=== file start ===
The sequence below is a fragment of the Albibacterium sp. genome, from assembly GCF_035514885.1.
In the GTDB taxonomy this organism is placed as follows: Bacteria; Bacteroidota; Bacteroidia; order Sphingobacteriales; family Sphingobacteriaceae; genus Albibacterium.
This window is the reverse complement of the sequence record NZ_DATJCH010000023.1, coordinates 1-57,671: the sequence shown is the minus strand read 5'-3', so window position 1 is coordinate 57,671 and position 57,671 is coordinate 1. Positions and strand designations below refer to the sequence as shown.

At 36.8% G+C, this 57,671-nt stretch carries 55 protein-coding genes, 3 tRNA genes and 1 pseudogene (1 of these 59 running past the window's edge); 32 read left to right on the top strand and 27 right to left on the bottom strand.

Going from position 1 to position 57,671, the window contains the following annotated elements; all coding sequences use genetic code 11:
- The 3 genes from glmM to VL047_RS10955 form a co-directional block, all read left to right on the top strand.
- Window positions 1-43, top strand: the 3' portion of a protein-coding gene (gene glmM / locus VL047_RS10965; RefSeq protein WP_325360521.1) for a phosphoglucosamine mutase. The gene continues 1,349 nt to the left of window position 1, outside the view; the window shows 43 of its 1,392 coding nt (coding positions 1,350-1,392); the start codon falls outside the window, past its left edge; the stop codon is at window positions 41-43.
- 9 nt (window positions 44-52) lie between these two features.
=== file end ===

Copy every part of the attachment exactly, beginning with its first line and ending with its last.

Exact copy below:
The sequence below is a fragment of the Albibacterium sp. genome, from assembly GCF_035514885.1.
In the GTDB taxonomy this organism is placed as follows: Bacteria; Bacteroidota; Bacteroidia; order Sphingobacteriales; family Sphingobacteriaceae; genus Albibacterium.
This window is the reverse complement of the sequence record NZ_DATJCH010000023.1, coordinates 1-57,671: the sequence shown is the minus strand read 5'-3', so window position 1 is coordinate 57,671 and position 57,671 is coordinate 1. Positions and strand designations below refer to the sequence as shown.

At 36.8% G+C, this 57,671-nt stretch carries 55 protein-coding genes, 3 tRNA genes and 1 pseudogene (1 of these 59 running past the window's edge); 32 read left to right on the top strand and 27 right to left on the bottom strand.

Going from position 1 to position 57,671, the window contains the following annotated elements; all coding sequences use genetic code 11:
- The 3 genes from glmM to VL047_RS10955 form a co-directional block, all read left to right on the top strand.
- Window positions 1-43, top strand: the 3' portion of a protein-coding gene (gene glmM / locus VL047_RS10965; RefSeq protein WP_325360521.1) for a phosphoglucosamine mutase. The gene continues 1,349 nt to the left of window position 1, outside the view; the window shows 43 of its 1,392 coding nt (coding positions 1,350-1,392); the start codon falls outside the window, past its left edge; the stop codon is at window positions 41-43.
- 9 nt (window positions 44-52) lie between these two features.